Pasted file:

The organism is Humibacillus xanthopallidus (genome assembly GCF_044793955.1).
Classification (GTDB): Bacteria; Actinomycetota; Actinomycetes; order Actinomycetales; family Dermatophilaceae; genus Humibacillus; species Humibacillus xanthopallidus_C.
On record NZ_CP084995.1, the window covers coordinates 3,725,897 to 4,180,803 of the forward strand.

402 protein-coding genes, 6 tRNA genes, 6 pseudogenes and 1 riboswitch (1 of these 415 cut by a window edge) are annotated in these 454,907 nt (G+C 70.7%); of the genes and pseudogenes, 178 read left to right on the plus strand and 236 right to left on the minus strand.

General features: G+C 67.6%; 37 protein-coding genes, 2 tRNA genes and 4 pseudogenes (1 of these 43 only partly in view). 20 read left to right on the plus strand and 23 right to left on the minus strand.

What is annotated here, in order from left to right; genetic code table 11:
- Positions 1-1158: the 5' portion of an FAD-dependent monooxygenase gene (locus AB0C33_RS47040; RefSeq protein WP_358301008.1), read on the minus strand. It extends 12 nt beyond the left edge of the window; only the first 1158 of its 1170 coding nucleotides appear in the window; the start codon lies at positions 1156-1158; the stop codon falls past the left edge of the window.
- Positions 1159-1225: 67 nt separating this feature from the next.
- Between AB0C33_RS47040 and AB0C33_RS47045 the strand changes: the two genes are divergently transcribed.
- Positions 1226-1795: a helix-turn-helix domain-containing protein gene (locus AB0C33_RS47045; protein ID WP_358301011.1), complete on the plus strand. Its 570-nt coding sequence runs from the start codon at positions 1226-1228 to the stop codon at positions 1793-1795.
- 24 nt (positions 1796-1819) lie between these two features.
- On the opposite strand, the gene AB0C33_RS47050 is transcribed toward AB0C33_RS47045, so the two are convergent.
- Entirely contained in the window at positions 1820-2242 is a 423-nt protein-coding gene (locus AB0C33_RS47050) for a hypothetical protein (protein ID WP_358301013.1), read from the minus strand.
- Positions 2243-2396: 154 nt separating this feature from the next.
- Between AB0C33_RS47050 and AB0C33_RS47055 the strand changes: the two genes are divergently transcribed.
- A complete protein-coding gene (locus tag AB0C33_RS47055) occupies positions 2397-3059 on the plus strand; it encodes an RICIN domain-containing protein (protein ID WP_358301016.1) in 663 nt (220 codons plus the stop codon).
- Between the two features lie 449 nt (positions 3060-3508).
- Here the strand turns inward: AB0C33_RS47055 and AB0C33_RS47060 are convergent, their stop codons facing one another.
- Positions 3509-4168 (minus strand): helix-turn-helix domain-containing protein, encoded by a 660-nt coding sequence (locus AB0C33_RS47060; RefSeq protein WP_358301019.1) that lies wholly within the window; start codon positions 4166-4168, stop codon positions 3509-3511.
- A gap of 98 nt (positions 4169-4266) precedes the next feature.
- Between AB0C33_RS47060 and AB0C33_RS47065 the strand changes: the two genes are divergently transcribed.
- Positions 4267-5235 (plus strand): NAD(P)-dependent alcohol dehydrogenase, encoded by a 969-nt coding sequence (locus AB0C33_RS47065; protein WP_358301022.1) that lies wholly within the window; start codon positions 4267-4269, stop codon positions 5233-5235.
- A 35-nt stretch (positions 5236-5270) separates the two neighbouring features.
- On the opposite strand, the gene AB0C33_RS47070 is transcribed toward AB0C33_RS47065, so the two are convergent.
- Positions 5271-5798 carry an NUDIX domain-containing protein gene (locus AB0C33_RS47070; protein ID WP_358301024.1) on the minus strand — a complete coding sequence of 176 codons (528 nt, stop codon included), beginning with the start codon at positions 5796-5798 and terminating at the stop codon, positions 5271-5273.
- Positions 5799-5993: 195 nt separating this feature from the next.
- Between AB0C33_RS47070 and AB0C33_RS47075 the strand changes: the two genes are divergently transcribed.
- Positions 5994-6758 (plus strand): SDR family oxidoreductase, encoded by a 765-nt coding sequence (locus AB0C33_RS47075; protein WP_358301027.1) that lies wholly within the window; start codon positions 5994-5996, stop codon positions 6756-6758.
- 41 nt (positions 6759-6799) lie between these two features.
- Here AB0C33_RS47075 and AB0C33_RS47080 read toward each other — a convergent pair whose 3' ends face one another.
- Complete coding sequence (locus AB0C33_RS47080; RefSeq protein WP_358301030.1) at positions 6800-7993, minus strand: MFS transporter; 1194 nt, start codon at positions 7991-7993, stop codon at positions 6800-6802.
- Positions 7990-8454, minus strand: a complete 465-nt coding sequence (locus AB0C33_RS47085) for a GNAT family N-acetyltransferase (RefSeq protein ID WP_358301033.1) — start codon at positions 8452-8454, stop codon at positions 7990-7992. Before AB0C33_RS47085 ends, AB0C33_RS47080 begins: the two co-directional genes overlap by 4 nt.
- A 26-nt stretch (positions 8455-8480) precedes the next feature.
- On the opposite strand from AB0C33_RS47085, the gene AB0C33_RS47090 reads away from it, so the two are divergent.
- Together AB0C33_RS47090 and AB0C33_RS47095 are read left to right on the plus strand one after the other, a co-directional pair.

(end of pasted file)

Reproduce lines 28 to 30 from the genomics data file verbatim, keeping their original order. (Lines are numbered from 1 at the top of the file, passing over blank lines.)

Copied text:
- Positions 5994-6758 (plus strand): SDR family oxidoreductase, encoded by a 765-nt coding sequence (locus AB0C33_RS47075; protein WP_358301027.1) that lies wholly within the window; start codon positions 5994-5996, stop codon positions 6756-6758.
- 41 nt (positions 6759-6799) lie between these two features.
- Here AB0C33_RS47075 and AB0C33_RS47080 read toward each other — a convergent pair whose 3' ends face one another.